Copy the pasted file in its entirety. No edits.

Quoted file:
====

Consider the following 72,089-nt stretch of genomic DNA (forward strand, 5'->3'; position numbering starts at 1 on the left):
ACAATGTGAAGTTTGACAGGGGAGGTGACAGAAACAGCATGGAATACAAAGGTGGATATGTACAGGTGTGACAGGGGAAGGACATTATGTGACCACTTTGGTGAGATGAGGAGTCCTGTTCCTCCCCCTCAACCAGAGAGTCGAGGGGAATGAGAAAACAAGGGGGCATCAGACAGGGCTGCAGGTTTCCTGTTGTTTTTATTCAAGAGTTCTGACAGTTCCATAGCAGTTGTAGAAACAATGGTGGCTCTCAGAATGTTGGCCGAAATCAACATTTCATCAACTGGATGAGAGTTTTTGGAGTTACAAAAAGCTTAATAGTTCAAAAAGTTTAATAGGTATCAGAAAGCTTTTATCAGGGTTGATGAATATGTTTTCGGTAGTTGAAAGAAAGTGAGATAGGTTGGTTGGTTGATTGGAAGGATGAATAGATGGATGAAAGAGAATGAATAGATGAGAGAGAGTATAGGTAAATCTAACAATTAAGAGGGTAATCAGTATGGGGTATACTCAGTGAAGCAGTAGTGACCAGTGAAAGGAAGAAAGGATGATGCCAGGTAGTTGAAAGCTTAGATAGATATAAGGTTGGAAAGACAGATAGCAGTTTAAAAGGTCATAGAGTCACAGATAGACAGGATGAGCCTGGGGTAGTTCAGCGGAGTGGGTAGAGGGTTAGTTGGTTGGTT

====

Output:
Consider the following 72,089-nt stretch of genomic DNA (forward strand, 5'->3'; position numbering starts at 1 on the left):
ACAATGTGAAGTTTGACAGGGGAGGTGACAGAAACAGCATGGAATACAAAGGTGGATATGTACAGGTGTGACAGGGGAAGGACATTATGTGACCACTTTGGTGAGATGAGGAGTCCTGTTCCTCCCCCTCAACCAGAGAGTCGAGGGGAATGAGAAAACAAGGGGGCATCAGACAGGGCTGCAGGTTTCCTGTTGTTTTTATTCAAGAGTTCTGACAGTTCCATAGCAGTTGTAGAAACAATGGTGGCTCTCAGAATGTTGGCCGAAATCAACATTTCATCAACTGGATGAGAGTTTTTGGAGTTACAAAAAGCTTAATAGTTCAAAAAGTTTAATAGGTATCAGAAAGCTTTTATCAGGGTTGATGAATATGTTTTCGGTAGTTGAAAGAAAGTGAGATAGGTTGGTTGGTTGATTGGAAGGATGAATAGATGGATGAAAGAGAATGAATAGATGAGAGAGAGTATAGGTAAATCTAACAATTAAGAGGGTAATCAGTATGGGGTATACTCAGTGAAGCAGTAGTGACCAGTGAAAGGAAGAAAGGATGATGCCAGGTAGTTGAAAGCTTAGATAGATATAAGGTTGGAAAGACAGATAGCAGTTTAAAAGGTCATAGAGTCACAGATAGACAGGATGAGCCTGGGGTAGTTCAGCGGAGTGGGTAGAGGGTTAGTTGGTTGGTT